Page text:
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Trump Administration Ends Funding For Blackfeet Range Rider Program

Nov 1, 2017
Originally published on November 1, 2017 4:43 pm

The Trump administration has cancelled funding for the Blackfeet Nation’s range rider program. These are tribal members who inspect cattle and make sure the land isn’t overgrazed. Now they could potentially lose their jobs and the Blackfeet tribal council isn’t pleased.

Sitting in his office in Browning, Blackfeet tribal chairman Harry Barnes looks angry.

“I believe it’s illegal,” he says.

The Bureau of Indian Affairs stopped funding the tribe’s range rider program on October 5th. Barnes says the move means those range riders and support staff could lose their jobs on the reservation. And when jobs are at stake, he says the federal government -- by law -- has to consult with a tribe before it makes a decision. But that didn’t happen.

“We didn’t get a notice, we didn’t get consultation, none of that," he says. "We get a letter saying all that three percent is now going to treasury. So we lose it.”

That 3 percent Barnes is talking about is a fee the BIA collects from ranchers leasing land on the reservation. The agency then transferred that money to the tribe, who used it to fund the range rider program. It costs about $142,000 a year, according to a 2014 budget.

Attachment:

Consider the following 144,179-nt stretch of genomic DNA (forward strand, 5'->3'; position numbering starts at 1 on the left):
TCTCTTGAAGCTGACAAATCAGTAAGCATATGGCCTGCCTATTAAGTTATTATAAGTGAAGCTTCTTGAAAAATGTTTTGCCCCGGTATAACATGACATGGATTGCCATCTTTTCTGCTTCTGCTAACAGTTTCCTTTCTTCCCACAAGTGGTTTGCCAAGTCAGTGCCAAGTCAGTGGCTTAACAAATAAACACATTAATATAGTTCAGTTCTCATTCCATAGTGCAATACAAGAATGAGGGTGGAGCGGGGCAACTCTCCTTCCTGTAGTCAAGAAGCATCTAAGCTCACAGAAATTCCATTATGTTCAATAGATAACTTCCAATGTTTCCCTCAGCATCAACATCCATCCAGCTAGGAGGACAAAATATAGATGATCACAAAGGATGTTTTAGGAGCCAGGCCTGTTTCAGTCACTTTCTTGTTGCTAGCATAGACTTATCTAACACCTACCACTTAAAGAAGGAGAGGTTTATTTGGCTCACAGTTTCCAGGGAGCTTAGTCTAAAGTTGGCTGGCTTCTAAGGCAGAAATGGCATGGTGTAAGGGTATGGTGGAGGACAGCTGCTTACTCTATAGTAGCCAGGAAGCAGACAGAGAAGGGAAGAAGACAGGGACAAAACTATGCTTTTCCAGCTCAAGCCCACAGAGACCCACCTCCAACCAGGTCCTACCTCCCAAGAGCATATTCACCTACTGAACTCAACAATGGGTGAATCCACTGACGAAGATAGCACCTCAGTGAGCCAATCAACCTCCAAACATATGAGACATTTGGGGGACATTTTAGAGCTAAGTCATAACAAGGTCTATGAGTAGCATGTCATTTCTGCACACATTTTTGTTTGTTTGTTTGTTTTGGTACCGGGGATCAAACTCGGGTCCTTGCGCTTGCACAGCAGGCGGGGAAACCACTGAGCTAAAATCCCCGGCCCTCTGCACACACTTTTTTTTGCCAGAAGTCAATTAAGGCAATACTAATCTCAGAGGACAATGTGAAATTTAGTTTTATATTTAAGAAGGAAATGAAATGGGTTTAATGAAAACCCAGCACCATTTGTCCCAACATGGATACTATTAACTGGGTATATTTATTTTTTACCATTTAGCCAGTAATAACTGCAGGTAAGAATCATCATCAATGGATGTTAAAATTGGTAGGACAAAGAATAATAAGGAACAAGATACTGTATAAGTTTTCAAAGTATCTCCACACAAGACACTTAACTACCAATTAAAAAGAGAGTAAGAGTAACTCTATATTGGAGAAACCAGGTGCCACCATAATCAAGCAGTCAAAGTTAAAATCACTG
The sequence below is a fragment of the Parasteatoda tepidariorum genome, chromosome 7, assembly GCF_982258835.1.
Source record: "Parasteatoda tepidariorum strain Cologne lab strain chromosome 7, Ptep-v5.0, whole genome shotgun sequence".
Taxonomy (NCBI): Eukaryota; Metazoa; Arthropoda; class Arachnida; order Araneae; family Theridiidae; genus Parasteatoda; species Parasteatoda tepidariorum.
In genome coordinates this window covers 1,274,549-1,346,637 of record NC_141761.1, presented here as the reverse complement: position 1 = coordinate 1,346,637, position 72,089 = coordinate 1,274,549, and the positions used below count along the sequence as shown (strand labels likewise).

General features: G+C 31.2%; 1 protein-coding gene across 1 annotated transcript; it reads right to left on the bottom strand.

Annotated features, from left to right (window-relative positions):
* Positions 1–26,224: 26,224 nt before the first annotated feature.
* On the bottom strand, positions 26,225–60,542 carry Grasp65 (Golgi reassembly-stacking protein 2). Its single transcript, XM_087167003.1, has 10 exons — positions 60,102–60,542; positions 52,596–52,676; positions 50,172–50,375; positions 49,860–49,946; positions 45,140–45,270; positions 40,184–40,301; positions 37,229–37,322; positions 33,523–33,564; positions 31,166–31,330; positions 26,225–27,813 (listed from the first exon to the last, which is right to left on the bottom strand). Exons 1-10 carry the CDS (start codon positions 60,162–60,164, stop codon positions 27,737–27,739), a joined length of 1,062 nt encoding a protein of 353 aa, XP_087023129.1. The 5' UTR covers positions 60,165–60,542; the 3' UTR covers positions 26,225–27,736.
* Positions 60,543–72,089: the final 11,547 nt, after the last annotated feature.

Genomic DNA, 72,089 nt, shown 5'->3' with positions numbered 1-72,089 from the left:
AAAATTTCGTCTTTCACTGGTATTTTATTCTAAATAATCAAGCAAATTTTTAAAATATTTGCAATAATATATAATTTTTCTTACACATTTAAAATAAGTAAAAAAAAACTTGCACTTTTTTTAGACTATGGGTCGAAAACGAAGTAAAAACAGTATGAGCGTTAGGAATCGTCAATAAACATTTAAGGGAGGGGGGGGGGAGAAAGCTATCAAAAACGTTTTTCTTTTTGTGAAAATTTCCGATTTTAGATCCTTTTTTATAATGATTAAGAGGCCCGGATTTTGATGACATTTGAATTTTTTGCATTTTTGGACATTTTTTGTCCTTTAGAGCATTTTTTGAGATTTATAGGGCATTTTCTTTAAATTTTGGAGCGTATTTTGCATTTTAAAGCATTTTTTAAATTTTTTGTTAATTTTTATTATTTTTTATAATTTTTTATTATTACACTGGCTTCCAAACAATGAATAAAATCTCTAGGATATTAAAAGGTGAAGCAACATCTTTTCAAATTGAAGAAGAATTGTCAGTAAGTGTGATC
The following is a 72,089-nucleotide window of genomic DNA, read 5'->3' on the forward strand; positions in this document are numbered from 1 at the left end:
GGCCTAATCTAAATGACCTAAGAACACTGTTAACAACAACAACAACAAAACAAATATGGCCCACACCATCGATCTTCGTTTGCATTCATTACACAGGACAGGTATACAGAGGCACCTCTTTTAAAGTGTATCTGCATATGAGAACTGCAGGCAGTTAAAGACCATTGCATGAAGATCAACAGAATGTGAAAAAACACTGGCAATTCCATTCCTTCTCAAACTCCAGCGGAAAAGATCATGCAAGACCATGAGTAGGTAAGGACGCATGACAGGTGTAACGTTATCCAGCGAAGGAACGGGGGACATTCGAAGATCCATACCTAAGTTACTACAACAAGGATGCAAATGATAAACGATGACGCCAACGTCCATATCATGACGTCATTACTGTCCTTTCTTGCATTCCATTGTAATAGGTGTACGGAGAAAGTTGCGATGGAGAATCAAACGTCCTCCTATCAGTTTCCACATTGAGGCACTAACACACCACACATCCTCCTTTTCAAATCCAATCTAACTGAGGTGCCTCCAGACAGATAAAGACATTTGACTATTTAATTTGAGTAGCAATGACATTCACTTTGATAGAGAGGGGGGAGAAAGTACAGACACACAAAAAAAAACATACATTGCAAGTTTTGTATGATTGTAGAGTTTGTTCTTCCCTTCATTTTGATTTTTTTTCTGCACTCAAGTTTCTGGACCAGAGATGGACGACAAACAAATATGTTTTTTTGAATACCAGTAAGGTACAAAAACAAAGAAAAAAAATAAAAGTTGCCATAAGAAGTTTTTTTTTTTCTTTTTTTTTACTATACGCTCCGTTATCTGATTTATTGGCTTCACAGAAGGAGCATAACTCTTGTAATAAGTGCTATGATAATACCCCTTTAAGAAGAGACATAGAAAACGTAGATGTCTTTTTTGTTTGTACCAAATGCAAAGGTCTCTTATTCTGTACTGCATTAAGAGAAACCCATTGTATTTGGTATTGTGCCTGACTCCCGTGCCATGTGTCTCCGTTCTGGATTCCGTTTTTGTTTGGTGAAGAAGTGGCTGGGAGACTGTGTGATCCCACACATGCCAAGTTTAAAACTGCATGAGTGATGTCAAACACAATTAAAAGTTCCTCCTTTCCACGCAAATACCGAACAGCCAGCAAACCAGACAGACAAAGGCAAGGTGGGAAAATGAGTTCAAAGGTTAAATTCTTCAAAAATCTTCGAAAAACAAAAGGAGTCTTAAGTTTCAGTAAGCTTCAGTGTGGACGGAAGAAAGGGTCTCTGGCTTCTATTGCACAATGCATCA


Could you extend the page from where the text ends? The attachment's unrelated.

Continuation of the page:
But early last month, the BIA sent a letter to the Blackfeet tribal business council saying it would stop transferring that money to the tribe. Barnes says that effectively ends the range rider program. Any future fees, the letter says, will now go to the federal government.

Blackfeet Range Rider Program Documents by Nate Hegyi on Scribd

The letter doesn’t say why the BIA cancelled the agreement. Representatives from the agency did not respond to our interview requests before deadline. Barnes speculates the BIA is pocketing any future fees to help stave off an almost 11 percent budget cut at the agency.

“I think they’re all scrambling, finding, okay, where can we find other money?" he says. "Wow, here’s some right here.”

According to Barnes, the tribal council sent Interior Secretary Ryan Zinke a letter asking him to review the decision. Zinke’s spokesperson, Heather Swift, was unable to comment before deadline.

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